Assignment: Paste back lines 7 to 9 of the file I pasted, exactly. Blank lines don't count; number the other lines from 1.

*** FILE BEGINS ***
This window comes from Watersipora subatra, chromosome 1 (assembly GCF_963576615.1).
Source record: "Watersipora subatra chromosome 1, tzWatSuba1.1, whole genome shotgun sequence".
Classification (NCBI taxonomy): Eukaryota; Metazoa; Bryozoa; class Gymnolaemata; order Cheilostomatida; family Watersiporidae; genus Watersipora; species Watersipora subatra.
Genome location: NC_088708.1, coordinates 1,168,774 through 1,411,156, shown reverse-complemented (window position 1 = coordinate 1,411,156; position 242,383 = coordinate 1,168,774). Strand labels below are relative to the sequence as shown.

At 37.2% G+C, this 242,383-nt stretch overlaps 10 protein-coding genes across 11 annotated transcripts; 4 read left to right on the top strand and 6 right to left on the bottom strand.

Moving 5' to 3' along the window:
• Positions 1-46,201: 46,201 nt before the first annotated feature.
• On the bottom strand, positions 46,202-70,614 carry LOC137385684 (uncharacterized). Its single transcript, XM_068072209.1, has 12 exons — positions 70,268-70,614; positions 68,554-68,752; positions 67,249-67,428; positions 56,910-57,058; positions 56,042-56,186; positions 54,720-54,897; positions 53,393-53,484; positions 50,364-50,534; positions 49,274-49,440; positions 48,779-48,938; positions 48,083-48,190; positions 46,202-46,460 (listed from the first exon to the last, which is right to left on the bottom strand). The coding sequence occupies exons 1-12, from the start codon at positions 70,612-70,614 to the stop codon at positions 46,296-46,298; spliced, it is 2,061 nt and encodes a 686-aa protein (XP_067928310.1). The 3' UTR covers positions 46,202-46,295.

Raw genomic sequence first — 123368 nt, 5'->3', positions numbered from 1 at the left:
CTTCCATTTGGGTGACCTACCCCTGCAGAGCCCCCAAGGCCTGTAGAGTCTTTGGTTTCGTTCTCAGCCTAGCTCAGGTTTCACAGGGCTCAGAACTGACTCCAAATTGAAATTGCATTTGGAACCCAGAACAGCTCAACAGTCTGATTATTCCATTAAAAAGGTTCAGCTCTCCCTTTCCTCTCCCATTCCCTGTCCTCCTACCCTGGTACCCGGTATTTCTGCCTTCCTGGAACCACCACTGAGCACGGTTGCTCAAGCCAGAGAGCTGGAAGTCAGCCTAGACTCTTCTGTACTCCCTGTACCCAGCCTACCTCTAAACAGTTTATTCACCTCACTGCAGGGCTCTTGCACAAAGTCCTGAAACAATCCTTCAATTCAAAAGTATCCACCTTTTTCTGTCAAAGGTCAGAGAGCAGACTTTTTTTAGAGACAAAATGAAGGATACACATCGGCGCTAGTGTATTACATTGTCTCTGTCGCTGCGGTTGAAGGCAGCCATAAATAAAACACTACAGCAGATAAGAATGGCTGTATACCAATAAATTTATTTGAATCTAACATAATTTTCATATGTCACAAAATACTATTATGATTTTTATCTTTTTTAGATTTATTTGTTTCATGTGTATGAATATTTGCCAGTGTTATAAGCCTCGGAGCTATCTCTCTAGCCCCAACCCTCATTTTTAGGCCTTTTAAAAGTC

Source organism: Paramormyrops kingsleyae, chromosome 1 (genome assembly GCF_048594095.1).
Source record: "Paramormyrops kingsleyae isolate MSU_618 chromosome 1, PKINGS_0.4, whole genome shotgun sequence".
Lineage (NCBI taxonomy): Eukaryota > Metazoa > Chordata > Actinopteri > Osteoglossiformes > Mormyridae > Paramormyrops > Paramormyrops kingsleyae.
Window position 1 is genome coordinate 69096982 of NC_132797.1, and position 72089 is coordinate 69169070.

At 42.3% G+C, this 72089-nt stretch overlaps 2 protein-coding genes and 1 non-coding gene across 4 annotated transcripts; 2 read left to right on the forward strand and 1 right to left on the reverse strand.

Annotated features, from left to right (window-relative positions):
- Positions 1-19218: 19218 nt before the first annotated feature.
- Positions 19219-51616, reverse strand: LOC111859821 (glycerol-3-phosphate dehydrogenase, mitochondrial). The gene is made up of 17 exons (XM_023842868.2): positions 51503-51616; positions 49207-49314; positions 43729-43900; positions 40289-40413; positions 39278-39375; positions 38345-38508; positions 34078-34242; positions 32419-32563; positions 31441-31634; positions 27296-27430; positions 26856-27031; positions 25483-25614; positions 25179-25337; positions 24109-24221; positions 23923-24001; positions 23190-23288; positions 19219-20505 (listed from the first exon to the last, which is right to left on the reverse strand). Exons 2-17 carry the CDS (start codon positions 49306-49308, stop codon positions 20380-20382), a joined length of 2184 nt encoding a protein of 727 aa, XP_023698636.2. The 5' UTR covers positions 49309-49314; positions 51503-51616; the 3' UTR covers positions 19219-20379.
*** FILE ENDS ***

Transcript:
• Positions 1-46,201: 46,201 nt before the first annotated feature.
• On the bottom strand, positions 46,202-70,614 carry LOC137385684 (uncharacterized). Its single transcript, XM_068072209.1, has 12 exons — positions 70,268-70,614; positions 68,554-68,752; positions 67,249-67,428; positions 56,910-57,058; positions 56,042-56,186; positions 54,720-54,897; positions 53,393-53,484; positions 50,364-50,534; positions 49,274-49,440; positions 48,779-48,938; positions 48,083-48,190; positions 46,202-46,460 (listed from the first exon to the last, which is right to left on the bottom strand). The coding sequence occupies exons 1-12, from the start codon at positions 70,612-70,614 to the stop codon at positions 46,296-46,298; spliced, it is 2,061 nt and encodes a 686-aa protein (XP_067928310.1). The 3' UTR covers positions 46,202-46,295.

Raw genomic sequence first — 123368 nt, 5'->3', positions numbered from 1 at the left: